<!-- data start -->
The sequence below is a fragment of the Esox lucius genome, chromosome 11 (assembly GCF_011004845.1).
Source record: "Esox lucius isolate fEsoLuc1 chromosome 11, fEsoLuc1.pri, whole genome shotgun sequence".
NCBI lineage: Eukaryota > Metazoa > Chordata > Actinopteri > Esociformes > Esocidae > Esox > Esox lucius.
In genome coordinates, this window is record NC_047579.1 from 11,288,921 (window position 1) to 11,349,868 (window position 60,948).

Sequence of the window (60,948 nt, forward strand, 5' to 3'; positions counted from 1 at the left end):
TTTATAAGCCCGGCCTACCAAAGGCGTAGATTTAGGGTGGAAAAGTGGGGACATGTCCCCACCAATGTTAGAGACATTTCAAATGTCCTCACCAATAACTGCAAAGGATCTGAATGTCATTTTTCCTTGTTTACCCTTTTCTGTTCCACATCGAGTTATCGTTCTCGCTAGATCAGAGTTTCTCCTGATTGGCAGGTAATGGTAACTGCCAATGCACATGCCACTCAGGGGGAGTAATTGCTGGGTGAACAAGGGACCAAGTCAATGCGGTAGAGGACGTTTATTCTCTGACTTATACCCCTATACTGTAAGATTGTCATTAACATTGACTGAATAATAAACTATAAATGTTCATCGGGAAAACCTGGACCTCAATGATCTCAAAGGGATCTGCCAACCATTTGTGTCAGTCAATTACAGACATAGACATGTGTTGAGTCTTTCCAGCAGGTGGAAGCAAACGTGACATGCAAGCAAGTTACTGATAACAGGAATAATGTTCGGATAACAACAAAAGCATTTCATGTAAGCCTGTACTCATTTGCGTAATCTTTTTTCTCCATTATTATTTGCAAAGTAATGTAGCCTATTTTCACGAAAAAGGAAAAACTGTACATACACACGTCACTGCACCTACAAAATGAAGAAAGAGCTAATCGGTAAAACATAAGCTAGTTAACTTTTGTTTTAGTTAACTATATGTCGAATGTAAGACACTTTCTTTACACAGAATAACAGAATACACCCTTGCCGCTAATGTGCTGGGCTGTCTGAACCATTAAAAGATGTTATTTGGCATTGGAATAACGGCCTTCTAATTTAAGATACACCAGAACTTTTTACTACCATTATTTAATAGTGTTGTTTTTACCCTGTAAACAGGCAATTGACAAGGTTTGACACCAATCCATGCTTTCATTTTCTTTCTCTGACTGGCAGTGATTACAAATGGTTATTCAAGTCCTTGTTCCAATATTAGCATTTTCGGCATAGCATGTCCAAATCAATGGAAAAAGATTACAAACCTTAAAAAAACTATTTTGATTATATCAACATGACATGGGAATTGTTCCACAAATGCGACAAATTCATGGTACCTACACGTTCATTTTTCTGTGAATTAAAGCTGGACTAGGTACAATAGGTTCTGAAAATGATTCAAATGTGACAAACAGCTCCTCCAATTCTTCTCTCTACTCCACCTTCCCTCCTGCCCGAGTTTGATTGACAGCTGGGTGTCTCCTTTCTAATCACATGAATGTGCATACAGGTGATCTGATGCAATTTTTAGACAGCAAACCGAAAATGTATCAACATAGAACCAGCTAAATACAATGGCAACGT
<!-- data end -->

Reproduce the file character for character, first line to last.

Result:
The sequence below is a fragment of the Esox lucius genome, chromosome 11 (assembly GCF_011004845.1).
Source record: "Esox lucius isolate fEsoLuc1 chromosome 11, fEsoLuc1.pri, whole genome shotgun sequence".
NCBI lineage: Eukaryota > Metazoa > Chordata > Actinopteri > Esociformes > Esocidae > Esox > Esox lucius.
In genome coordinates, this window is record NC_047579.1 from 11,288,921 (window position 1) to 11,349,868 (window position 60,948).

Sequence of the window (60,948 nt, forward strand, 5' to 3'; positions counted from 1 at the left end):
TTTATAAGCCCGGCCTACCAAAGGCGTAGATTTAGGGTGGAAAAGTGGGGACATGTCCCCACCAATGTTAGAGACATTTCAAATGTCCTCACCAATAACTGCAAAGGATCTGAATGTCATTTTTCCTTGTTTACCCTTTTCTGTTCCACATCGAGTTATCGTTCTCGCTAGATCAGAGTTTCTCCTGATTGGCAGGTAATGGTAACTGCCAATGCACATGCCACTCAGGGGGAGTAATTGCTGGGTGAACAAGGGACCAAGTCAATGCGGTAGAGGACGTTTATTCTCTGACTTATACCCCTATACTGTAAGATTGTCATTAACATTGACTGAATAATAAACTATAAATGTTCATCGGGAAAACCTGGACCTCAATGATCTCAAAGGGATCTGCCAACCATTTGTGTCAGTCAATTACAGACATAGACATGTGTTGAGTCTTTCCAGCAGGTGGAAGCAAACGTGACATGCAAGCAAGTTACTGATAACAGGAATAATGTTCGGATAACAACAAAAGCATTTCATGTAAGCCTGTACTCATTTGCGTAATCTTTTTTCTCCATTATTATTTGCAAAGTAATGTAGCCTATTTTCACGAAAAAGGAAAAACTGTACATACACACGTCACTGCACCTACAAAATGAAGAAAGAGCTAATCGGTAAAACATAAGCTAGTTAACTTTTGTTTTAGTTAACTATATGTCGAATGTAAGACACTTTCTTTACACAGAATAACAGAATACACCCTTGCCGCTAATGTGCTGGGCTGTCTGAACCATTAAAAGATGTTATTTGGCATTGGAATAACGGCCTTCTAATTTAAGATACACCAGAACTTTTTACTACCATTATTTAATAGTGTTGTTTTTACCCTGTAAACAGGCAATTGACAAGGTTTGACACCAATCCATGCTTTCATTTTCTTTCTCTGACTGGCAGTGATTACAAATGGTTATTCAAGTCCTTGTTCCAATATTAGCATTTTCGGCATAGCATGTCCAAATCAATGGAAAAAGATTACAAACCTTAAAAAAACTATTTTGATTATATCAACATGACATGGGAATTGTTCCACAAATGCGACAAATTCATGGTACCTACACGTTCATTTTTCTGTGAATTAAAGCTGGACTAGGTACAATAGGTTCTGAAAATGATTCAAATGTGACAAACAGCTCCTCCAATTCTTCTCTCTACTCCACCTTCCCTCCTGCCCGAGTTTGATTGACAGCTGGGTGTCTCCTTTCTAATCACATGAATGTGCATACAGGTGATCTGATGCAATTTTTAGACAGCAAACCGAAAATGTATCAACATAGAACCAGCTAAATACAATGGCAACGT